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Tech Life

Snack Stack: Turning Winter Comfort Food up to 11

Winter means comfort food, and who needs more comfort than a developer who's fixing bugs at all hours? Here are three easy, delicious slow cooker recipes to keep you nourished.
Jan 7th, 2023 5:00am by
Featued image for: Snack Stack: Turning Winter Comfort Food up to 11
Images by Michelle Gienow.

Tech life has plenty of pluses. Hoodies as standard office dress, abundant free caffeinated beverages, mostly being left alone to work on your stuff, etc. These however come with the major downside of frequently variable working hours, and lots of them.

Bugs have no concept of time or hours of operation — come to think of it, neither do users/customers — so when something significant breaks, the laptop stays open until it’s fixed.

Best to be well nourished for whenever that next dark red Jira ticket lands, which means feeding yourself on more than a steady diet of free snacks scavenged from the nearest break area. But who has time to, you know, cook?

This is why the slow cooker is the ideal emotional support cooking appliance. Ingredients go into crockpot, button is pushed, and several hours later reasonably healthy deliciousness is ready to devour. At least in theory.

The only downside is that a tragically high percentage of crockpot recipes turn out food that is, well, a mushy, gloppy disappointment — no matter how easy, foolproof and perfectly delicious the recipe promises it will be. Even Sriracha, that miraculous savory savior of the otherwise inedible, can only help so much.

Over the past few years, I’ve logged a lot of slow cooker experiments, finding the culinary diamonds amid the dreary duds so that you don’t have to waste time (or Sriracha). Here are three of my go-to wintertime slow cooker steadies, only the most basic of cooking skills required:

  • Mississippi Roast. This is a classic Southern dump in the slow cooker, depart for hours and return home to deliciousness dish. The ingredients might sound a little oddball at first, but whoever first thought to combine a stick of butter, a packet of ranch dressing mix and a jar of pepperoncini peppers with a chuck roast, but the result is comfort food nirvana.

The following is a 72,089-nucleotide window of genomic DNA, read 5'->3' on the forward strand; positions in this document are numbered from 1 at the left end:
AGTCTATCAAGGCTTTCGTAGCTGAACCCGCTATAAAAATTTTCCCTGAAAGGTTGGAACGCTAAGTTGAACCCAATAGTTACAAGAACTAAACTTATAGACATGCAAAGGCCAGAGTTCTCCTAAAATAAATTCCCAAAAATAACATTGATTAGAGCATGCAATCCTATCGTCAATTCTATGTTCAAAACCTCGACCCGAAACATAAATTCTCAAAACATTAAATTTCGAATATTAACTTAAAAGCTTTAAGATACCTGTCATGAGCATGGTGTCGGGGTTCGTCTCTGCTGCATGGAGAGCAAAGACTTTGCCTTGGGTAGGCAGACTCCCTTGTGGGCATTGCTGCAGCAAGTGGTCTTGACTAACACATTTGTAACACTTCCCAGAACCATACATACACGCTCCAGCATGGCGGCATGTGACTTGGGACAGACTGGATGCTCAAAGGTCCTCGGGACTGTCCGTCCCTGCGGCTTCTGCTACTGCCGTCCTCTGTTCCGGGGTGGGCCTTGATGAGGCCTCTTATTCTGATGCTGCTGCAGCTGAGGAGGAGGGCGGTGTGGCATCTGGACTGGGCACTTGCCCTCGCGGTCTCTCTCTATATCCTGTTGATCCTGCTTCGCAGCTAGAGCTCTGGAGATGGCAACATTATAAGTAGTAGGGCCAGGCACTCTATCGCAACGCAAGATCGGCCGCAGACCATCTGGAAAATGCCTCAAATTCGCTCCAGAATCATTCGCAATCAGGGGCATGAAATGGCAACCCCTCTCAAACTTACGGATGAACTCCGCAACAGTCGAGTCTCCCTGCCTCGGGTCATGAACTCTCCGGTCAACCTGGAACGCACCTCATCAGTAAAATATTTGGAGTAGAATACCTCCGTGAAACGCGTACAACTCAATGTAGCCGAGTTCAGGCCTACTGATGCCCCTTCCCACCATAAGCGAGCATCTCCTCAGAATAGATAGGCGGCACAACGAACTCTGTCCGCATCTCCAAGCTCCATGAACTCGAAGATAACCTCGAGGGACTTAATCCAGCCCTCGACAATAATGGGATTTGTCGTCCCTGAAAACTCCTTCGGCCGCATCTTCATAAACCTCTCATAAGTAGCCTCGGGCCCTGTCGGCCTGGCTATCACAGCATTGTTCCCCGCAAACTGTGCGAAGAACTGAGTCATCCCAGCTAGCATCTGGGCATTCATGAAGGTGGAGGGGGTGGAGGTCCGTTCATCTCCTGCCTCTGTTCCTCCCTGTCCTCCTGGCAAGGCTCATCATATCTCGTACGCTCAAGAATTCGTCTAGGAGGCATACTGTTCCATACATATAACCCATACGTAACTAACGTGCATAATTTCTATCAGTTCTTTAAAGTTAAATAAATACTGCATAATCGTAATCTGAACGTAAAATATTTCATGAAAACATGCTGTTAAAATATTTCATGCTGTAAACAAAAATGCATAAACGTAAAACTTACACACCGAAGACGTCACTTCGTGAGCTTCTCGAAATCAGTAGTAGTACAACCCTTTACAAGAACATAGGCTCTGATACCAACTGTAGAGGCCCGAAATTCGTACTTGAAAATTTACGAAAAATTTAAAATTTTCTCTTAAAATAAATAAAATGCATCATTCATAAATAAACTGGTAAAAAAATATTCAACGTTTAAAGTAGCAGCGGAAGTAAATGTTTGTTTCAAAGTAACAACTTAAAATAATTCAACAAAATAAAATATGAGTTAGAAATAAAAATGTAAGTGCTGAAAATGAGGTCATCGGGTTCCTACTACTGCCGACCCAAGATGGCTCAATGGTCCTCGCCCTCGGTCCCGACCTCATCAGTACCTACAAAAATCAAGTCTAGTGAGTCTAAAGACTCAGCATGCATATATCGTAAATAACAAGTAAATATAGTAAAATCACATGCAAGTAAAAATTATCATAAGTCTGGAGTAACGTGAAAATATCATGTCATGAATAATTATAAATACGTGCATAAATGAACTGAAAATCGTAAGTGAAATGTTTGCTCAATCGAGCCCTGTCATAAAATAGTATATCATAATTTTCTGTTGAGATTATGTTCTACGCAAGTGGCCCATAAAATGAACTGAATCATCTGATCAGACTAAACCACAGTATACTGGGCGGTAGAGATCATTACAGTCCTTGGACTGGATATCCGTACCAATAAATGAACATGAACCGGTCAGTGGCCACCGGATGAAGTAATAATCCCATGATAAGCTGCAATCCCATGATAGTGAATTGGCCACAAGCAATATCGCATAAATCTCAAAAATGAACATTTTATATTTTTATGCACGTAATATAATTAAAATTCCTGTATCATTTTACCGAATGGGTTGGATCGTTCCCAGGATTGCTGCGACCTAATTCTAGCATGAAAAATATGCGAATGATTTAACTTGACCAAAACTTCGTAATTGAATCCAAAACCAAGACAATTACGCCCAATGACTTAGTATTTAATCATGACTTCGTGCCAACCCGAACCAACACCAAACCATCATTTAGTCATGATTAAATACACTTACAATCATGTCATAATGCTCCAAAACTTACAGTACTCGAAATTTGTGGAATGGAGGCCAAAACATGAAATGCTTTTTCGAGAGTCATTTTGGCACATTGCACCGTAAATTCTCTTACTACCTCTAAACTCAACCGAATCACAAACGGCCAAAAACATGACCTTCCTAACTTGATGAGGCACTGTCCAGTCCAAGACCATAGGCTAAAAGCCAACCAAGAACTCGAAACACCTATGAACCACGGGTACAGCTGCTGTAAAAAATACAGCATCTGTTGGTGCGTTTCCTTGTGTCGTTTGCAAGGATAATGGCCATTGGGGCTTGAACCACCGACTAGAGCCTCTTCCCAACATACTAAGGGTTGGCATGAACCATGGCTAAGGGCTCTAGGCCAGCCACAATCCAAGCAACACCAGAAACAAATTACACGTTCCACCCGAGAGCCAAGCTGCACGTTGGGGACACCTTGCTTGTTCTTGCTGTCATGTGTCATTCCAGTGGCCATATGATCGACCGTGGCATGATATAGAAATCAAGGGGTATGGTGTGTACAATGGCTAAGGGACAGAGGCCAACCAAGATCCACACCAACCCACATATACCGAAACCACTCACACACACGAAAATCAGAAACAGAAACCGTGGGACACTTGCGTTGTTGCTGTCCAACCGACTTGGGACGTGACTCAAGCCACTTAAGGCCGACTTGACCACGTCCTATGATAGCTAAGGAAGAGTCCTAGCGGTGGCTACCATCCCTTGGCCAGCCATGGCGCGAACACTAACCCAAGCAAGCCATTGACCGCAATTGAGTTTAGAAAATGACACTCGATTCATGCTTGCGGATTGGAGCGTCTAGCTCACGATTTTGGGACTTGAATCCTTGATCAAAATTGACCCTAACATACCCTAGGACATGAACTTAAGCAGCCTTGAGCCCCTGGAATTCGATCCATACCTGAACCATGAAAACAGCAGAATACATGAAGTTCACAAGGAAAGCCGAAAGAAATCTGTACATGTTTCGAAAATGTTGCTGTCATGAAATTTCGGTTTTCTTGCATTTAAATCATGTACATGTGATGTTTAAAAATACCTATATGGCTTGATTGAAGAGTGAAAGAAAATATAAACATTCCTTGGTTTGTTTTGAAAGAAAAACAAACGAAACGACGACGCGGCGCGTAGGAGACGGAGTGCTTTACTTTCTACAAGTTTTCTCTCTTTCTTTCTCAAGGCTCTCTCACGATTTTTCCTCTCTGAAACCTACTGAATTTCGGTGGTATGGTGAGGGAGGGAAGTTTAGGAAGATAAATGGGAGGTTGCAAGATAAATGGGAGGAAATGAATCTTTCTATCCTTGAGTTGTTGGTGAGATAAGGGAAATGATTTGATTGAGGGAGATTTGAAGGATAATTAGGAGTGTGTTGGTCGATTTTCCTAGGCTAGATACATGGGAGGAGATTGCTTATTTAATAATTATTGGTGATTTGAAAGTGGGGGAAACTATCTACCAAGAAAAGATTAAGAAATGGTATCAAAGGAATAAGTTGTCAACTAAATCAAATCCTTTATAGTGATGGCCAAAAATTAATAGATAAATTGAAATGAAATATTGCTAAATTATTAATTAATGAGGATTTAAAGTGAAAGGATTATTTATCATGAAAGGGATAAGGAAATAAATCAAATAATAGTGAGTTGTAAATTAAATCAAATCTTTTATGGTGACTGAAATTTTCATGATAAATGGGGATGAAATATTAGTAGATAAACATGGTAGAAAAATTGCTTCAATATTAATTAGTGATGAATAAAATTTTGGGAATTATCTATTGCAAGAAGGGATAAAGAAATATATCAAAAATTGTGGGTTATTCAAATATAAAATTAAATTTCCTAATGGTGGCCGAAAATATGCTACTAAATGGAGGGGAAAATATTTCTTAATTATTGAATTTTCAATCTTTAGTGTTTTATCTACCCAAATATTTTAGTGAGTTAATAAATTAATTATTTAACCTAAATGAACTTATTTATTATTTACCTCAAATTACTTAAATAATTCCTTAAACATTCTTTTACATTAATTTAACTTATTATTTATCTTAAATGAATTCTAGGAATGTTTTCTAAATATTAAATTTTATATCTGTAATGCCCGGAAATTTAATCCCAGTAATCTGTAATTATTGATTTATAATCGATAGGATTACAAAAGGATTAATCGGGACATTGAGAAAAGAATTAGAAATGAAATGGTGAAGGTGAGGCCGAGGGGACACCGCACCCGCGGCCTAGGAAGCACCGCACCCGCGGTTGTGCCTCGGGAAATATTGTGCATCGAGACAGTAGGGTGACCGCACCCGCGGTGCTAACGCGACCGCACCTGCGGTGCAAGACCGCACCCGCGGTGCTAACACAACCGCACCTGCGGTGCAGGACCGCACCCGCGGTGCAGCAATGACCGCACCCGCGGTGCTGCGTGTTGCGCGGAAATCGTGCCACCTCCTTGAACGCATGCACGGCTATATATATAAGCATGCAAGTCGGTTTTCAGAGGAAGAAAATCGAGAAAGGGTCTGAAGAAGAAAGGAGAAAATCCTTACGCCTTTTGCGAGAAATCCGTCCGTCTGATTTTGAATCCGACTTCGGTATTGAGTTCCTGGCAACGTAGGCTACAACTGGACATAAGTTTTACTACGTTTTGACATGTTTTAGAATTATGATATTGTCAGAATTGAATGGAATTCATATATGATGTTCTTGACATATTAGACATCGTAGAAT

• White Chicken Chili. My own crockpot-ification of a famous chili cookoff winner recipe that takes an entire day and a well-stocked spice cabinet to pull off. (I should know, since I’ve made the all-day version many, many times.) This is almost as good and one hell of a lot faster and easier to make.
  • Fast and Furious Vegetable Soup. This is more a formula than a strict recipe, endlessly customizable to feature your favorite vegetables (or avoid the ones you loathe). This is not a cook-all-day-on-a-lazy-Sunday soup;  this comes together fast and furious thanks to frozen mixed vegetables and time-saving pre-cut veggies from the grocery store produce section. Definitely use the fire-roasted tomatoes if you can, though regular canned diced tomatoes are good too.

Mississippi Roast

side by side before and after photos of Mississippi Roast. On the left, a chuck roast with a stick of butter, pepperoncinis and other ingredients in an open slow cooker. On the right, the final cooked dish on a plate.

Don’t be shy with the pepperoncini, even if you typically avoid hot/spicy things. Their flavor magically melds into the roast as a kind of counterpoint to the richness, and the end result is not the least bit spicy.

Serve over buttered egg noodles, mashed potatoes, or heaped high on your favorite sandwich roll.


1 (3 pounds) chuck roast

½ (12-ounce) jar whole pepperoncini (pickled banana peppers work as a substitute)

½ (12-ounce) jar pepperoncini juice

½ stick butter

1 (1-ounce) packet au jus gravy mix

1 (0.4-ounce) package of buttermilk ranch dressing mix

Chopped Italian parsley, for garnish, when serving
Cornstarch, if you’re doing the optional gravy step (highly recommend)